The xindi (Chinese: 新笛; pinyin: xīndí; literally "new flute") is a Chinese musical instrument. A 20th-century derivative of the ancient dizi (bamboo transverse flute), the xindi is western influenced, fully chromatic, and usually lacks the dizi's distinctive di mo, or buzzing membrane.
The xindi is also known as the 11-hole di (十一孔笛). Its design is western influenced and based on the principal of equal temperament. It first appeared in the early 1930s. It was designed and produced by Ding Silin (丁西林1893-1974).
Characteristics and range
The biggest difference between the xindi and the traditional Chinese di is that there are an additional five finger-holes compared to the six found on the di. Additionally, it has three more finger-holes than the Xiāo (簫) - an eight-hole flute which, itself, has extra finger-holes compared to the di, for the right little finger and left thumb. The additional finger-holes on the xindi are for the right-hand thumb, the little finger of the left hand, and the left index finger, which has to alternate between two finger-holes. The traditional flute exhibits imperfections during modulation due to difficulties in controlling the intonation of the semitone. Thus, the purpose of the additional holes is to help correct these imperfections. Through its 11-hole design, the xindi can play every semitone in the octave perfectly, and modulation is made easier and smoother due to its ability to be played in different keys. The player only needs to use their fingers to move down the holes to change key easily, whereas with the traditional Chinese flute the instrument itself must be changed. The biggest difference between the xindi and the traditional dizi is the xindi’s lack of a dimo (笛膜, lit. "di membrane"), which creates the characteristic timbre. This is why the xindi is unlike the qudi (曲笛) or bangdi (梆笛), which have a brighter and crisper timbre. Its tone is between that of a traditional Chinese flute and that of a Western concert flute, giving it a much mellower sound. Contrary to the two differences to the traditional dizi, the length and range of the xindi is similar to that of a G key Dà dí (大笛). Its range is also similar to the G range, which is common with the flute. The common range is from a lower tone D to a higher tone E, a total of 15 notes. Occasionally it can play in the treble range, however the sound is not desirable.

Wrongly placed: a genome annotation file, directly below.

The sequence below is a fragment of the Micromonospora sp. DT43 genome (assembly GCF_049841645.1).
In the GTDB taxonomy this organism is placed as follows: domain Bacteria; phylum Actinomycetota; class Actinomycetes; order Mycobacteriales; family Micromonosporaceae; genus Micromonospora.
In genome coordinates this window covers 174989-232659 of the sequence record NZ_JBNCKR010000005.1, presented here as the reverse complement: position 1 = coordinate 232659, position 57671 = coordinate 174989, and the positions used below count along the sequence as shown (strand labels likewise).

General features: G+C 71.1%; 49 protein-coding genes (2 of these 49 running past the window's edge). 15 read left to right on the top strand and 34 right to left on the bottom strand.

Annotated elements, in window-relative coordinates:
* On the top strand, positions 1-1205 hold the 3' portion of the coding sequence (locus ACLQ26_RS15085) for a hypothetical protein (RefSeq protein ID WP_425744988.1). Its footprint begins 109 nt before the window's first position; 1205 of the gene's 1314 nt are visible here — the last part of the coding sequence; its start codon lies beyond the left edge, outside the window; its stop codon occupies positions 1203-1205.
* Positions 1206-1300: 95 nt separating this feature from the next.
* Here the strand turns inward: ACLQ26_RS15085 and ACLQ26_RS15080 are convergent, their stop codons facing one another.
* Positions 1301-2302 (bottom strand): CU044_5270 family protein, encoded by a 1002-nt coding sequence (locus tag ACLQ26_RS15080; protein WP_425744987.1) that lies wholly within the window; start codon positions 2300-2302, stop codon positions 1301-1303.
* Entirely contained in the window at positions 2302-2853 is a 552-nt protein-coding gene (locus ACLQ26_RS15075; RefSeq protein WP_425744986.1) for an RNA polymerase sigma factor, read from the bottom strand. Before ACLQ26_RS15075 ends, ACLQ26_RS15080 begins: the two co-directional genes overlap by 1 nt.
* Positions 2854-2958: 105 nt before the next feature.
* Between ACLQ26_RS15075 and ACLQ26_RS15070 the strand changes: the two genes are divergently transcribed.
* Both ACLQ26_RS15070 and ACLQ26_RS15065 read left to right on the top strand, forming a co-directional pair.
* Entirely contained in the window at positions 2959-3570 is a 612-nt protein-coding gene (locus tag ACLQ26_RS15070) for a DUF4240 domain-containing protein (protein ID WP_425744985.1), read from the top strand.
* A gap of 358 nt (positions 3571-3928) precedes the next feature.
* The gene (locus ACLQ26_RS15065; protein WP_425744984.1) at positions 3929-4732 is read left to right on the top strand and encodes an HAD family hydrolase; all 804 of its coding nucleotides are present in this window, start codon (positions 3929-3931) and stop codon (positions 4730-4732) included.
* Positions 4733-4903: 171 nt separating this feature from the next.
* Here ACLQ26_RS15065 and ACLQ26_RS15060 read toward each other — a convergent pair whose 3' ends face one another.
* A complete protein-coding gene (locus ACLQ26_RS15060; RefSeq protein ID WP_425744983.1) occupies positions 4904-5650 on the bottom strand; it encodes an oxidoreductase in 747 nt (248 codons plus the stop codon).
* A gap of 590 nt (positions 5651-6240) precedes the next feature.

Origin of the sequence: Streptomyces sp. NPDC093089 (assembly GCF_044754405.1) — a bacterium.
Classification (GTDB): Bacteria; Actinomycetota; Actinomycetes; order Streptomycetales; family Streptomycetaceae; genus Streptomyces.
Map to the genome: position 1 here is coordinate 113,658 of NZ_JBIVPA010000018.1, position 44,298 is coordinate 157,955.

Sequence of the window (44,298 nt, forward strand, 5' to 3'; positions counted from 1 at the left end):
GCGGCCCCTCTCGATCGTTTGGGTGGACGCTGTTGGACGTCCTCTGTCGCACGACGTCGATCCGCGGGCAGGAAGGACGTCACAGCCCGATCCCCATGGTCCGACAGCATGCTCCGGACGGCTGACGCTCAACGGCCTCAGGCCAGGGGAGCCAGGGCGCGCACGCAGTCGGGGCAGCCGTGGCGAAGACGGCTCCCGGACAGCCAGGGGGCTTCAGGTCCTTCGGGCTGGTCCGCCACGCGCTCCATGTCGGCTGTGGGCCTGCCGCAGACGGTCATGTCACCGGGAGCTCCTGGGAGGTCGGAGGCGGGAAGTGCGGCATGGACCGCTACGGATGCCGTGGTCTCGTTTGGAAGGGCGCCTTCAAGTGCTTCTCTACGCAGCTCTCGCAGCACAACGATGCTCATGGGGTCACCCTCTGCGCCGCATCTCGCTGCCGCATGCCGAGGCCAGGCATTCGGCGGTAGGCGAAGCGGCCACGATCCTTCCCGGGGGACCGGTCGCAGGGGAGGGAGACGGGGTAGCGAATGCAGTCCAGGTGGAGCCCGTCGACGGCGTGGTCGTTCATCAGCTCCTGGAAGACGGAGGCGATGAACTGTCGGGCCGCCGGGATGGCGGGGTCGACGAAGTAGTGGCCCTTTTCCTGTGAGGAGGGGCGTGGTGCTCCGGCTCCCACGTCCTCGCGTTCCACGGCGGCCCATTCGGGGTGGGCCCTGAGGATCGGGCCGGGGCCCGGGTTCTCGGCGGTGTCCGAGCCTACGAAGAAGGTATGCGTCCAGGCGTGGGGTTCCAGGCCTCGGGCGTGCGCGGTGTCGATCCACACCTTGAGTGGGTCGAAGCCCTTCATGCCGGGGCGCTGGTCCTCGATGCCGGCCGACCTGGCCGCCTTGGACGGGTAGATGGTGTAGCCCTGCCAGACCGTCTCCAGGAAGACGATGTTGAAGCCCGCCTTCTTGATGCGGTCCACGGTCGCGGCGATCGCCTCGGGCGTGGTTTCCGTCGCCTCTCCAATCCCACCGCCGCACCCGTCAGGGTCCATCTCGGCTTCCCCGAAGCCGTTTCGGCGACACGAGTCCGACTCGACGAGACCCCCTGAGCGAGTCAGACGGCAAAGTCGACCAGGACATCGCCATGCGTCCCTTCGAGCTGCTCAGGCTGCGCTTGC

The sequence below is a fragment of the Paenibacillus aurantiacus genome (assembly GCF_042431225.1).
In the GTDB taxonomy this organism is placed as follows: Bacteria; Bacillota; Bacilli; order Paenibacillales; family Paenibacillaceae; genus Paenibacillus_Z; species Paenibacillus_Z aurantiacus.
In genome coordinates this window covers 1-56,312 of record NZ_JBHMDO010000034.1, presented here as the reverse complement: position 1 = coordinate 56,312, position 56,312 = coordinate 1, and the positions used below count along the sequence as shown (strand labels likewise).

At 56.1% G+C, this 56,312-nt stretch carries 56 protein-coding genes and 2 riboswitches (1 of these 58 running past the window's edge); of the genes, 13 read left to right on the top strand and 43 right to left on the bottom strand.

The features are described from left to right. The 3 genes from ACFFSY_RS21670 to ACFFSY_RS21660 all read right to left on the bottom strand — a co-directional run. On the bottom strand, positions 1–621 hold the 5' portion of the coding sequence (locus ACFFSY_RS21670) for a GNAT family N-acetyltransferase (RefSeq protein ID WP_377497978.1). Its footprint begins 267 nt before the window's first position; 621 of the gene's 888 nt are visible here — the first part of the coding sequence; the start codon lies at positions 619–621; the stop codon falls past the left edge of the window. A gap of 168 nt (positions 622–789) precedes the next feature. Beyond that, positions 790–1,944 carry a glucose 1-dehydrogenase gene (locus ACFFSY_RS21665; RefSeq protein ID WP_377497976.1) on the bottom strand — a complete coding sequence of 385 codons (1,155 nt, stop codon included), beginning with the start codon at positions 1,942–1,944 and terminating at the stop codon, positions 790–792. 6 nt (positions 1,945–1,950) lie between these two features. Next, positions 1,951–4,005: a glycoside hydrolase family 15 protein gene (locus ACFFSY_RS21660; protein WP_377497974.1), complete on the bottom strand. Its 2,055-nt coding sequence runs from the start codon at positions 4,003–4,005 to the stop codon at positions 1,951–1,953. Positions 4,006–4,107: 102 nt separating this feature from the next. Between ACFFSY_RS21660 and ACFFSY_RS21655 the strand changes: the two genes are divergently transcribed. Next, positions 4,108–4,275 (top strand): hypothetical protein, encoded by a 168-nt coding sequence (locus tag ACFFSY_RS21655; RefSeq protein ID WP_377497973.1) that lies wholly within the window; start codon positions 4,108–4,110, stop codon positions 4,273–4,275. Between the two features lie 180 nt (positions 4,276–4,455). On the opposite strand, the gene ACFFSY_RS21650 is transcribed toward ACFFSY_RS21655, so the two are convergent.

Role of the xindi in music
In the modern day Chinese orchestra, the xindi plays an important role in the mid and lower tonal ranges, alongside other di instruments. It has the same function as the Cháng dí (长笛) in the Chinese Symphony Orchestra. The xindi features in more than half of all traditional Chinese ensemble music. Sometimes, the xindi is replaced by other instruments of similar range such as the dadi, xiao or changdi. This is due to its reduced popularity because of its complicated fingering and an insufficient range. Sometimes the qudi is used to simulate a xindi’s sound instead of a xindi itself; this is achieved by placing a plastic film over the Mó kǒng (膜孔). Although the xindi features significantly in ensemble performance, its use for solo performance is very rare. Due to its complicated fingering and limited range changes, it is often considered a slightly inferior performance instrument in comparison to the dadi or flute. It is mainly valued for its ability to play in semitones, which means it can be used for western style music more easily. However, it is not considered to be the optimal choice because the western flute has a broader range and a tone which complements the other orchestral instruments better. All these reasons contribute to why its use for solo performance is so restricted and rare.
- Lee Yuan-Yuan and Shen, Sinyan. Chinese Musical Instruments (Chinese Music Monograph Series). 1999. Chinese Music Society of North America Press. ISBN 1-880464-03-9.
- Shen, Sinyan. Chinese Music in the 20th Century (Chinese Music Monograph Series). 2001. Chinese Music Society of North America Press. ISBN 1-880464-04-7.